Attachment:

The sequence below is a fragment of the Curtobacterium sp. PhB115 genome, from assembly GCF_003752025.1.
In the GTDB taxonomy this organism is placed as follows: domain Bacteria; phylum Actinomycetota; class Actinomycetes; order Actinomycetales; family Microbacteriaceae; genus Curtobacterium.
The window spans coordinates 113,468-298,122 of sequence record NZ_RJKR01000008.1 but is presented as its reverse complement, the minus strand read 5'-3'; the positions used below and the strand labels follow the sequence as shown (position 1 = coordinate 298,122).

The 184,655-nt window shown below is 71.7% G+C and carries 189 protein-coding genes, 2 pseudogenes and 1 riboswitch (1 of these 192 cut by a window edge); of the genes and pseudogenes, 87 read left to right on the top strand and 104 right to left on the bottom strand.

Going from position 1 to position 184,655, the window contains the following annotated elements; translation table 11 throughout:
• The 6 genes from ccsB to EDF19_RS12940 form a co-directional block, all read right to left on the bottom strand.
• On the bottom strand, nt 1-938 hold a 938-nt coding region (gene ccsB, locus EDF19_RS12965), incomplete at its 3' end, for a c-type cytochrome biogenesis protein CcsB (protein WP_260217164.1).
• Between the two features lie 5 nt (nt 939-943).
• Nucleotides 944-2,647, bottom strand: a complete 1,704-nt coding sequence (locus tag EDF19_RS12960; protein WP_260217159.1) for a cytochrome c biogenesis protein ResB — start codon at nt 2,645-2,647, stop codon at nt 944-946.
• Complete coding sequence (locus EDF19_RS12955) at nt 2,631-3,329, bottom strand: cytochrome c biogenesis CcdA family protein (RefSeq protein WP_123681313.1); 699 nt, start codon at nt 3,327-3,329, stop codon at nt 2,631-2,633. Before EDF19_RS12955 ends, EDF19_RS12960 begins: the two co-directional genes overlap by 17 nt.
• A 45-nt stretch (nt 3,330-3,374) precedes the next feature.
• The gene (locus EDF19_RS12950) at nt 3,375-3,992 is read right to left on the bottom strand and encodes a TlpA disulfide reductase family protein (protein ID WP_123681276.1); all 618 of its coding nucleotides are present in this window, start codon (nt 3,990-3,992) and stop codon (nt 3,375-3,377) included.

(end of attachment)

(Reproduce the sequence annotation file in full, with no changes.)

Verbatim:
The sequence below is a fragment of the Curtobacterium sp. PhB115 genome, from assembly GCF_003752025.1.
In the GTDB taxonomy this organism is placed as follows: domain Bacteria; phylum Actinomycetota; class Actinomycetes; order Actinomycetales; family Microbacteriaceae; genus Curtobacterium.
The window spans coordinates 113,468-298,122 of sequence record NZ_RJKR01000008.1 but is presented as its reverse complement, the minus strand read 5'-3'; the positions used below and the strand labels follow the sequence as shown (position 1 = coordinate 298,122).

The 184,655-nt window shown below is 71.7% G+C and carries 189 protein-coding genes, 2 pseudogenes and 1 riboswitch (1 of these 192 cut by a window edge); of the genes and pseudogenes, 87 read left to right on the top strand and 104 right to left on the bottom strand.

Going from position 1 to position 184,655, the window contains the following annotated elements; translation table 11 throughout:
• The 6 genes from ccsB to EDF19_RS12940 form a co-directional block, all read right to left on the bottom strand.
• On the bottom strand, nt 1-938 hold a 938-nt coding region (gene ccsB, locus EDF19_RS12965), incomplete at its 3' end, for a c-type cytochrome biogenesis protein CcsB (protein WP_260217164.1).
• Between the two features lie 5 nt (nt 939-943).
• Nucleotides 944-2,647, bottom strand: a complete 1,704-nt coding sequence (locus tag EDF19_RS12960; protein WP_260217159.1) for a cytochrome c biogenesis protein ResB — start codon at nt 2,645-2,647, stop codon at nt 944-946.
• Complete coding sequence (locus EDF19_RS12955) at nt 2,631-3,329, bottom strand: cytochrome c biogenesis CcdA family protein (RefSeq protein WP_123681313.1); 699 nt, start codon at nt 3,327-3,329, stop codon at nt 2,631-2,633. Before EDF19_RS12955 ends, EDF19_RS12960 begins: the two co-directional genes overlap by 17 nt.
• A 45-nt stretch (nt 3,330-3,374) precedes the next feature.
• The gene (locus EDF19_RS12950) at nt 3,375-3,992 is read right to left on the bottom strand and encodes a TlpA disulfide reductase family protein (protein ID WP_123681276.1); all 618 of its coding nucleotides are present in this window, start codon (nt 3,990-3,992) and stop codon (nt 3,375-3,377) included.